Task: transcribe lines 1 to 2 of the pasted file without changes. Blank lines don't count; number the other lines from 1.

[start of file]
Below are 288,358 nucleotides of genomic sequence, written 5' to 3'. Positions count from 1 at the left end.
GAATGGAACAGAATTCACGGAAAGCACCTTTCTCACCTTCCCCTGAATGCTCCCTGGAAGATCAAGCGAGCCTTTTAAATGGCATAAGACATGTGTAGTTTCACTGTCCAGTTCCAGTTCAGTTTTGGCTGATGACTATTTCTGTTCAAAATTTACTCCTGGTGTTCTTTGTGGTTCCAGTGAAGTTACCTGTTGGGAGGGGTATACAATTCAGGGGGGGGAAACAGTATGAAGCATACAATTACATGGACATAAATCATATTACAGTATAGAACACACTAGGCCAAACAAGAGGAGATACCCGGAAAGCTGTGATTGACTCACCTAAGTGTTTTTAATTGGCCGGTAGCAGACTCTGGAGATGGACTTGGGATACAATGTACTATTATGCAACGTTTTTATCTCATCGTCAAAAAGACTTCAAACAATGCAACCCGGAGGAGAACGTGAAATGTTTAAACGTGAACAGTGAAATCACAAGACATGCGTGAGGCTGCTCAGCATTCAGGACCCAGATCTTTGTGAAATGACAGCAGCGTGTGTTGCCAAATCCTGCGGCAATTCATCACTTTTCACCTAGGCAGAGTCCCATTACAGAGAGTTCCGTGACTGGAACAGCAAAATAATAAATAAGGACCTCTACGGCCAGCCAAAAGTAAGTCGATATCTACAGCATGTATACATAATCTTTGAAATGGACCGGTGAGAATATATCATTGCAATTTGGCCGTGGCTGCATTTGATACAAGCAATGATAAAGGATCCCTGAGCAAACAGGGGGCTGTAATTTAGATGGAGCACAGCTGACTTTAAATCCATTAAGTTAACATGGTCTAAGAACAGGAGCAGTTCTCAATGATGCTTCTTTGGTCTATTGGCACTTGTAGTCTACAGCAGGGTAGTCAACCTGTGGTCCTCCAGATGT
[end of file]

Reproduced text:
Below are 288,358 nucleotides of genomic sequence, written 5' to 3'. Positions count from 1 at the left end.
GAATGGAACAGAATTCACGGAAAGCACCTTTCTCACCTTCCCCTGAATGCTCCCTGGAAGATCAAGCGAGCCTTTTAAATGGCATAAGACATGTGTAGTTTCACTGTCCAGTTCCAGTTCAGTTTTGGCTGATGACTATTTCTGTTCAAAATTTACTCCTGGTGTTCTTTGTGGTTCCAGTGAAGTTACCTGTTGGGAGGGGTATACAATTCAGGGGGGGGAAACAGTATGAAGCATACAATTACATGGACATAAATCATATTACAGTATAGAACACACTAGGCCAAACAAGAGGAGATACCCGGAAAGCTGTGATTGACTCACCTAAGTGTTTTTAATTGGCCGGTAGCAGACTCTGGAGATGGACTTGGGATACAATGTACTATTATGCAACGTTTTTATCTCATCGTCAAAAAGACTTCAAACAATGCAACCCGGAGGAGAACGTGAAATGTTTAAACGTGAACAGTGAAATCACAAGACATGCGTGAGGCTGCTCAGCATTCAGGACCCAGATCTTTGTGAAATGACAGCAGCGTGTGTTGCCAAATCCTGCGGCAATTCATCACTTTTCACCTAGGCAGAGTCCCATTACAGAGAGTTCCGTGACTGGAACAGCAAAATAATAAATAAGGACCTCTACGGCCAGCCAAAAGTAAGTCGATATCTACAGCATGTATACATAATCTTTGAAATGGACCGGTGAGAATATATCATTGCAATTTGGCCGTGGCTGCATTTGATACAAGCAATGATAAAGGATCCCTGAGCAAACAGGGGGCTGTAATTTAGATGGAGCACAGCTGACTTTAAATCCATTAAGTTAACATGGTCTAAGAACAGGAGCAGTTCTCAATGATGCTTCTTTGGTCTATTGGCACTTGTAGTCTACAGCAGGGTAGTCAACCTGTGGTCCTCCAGATGT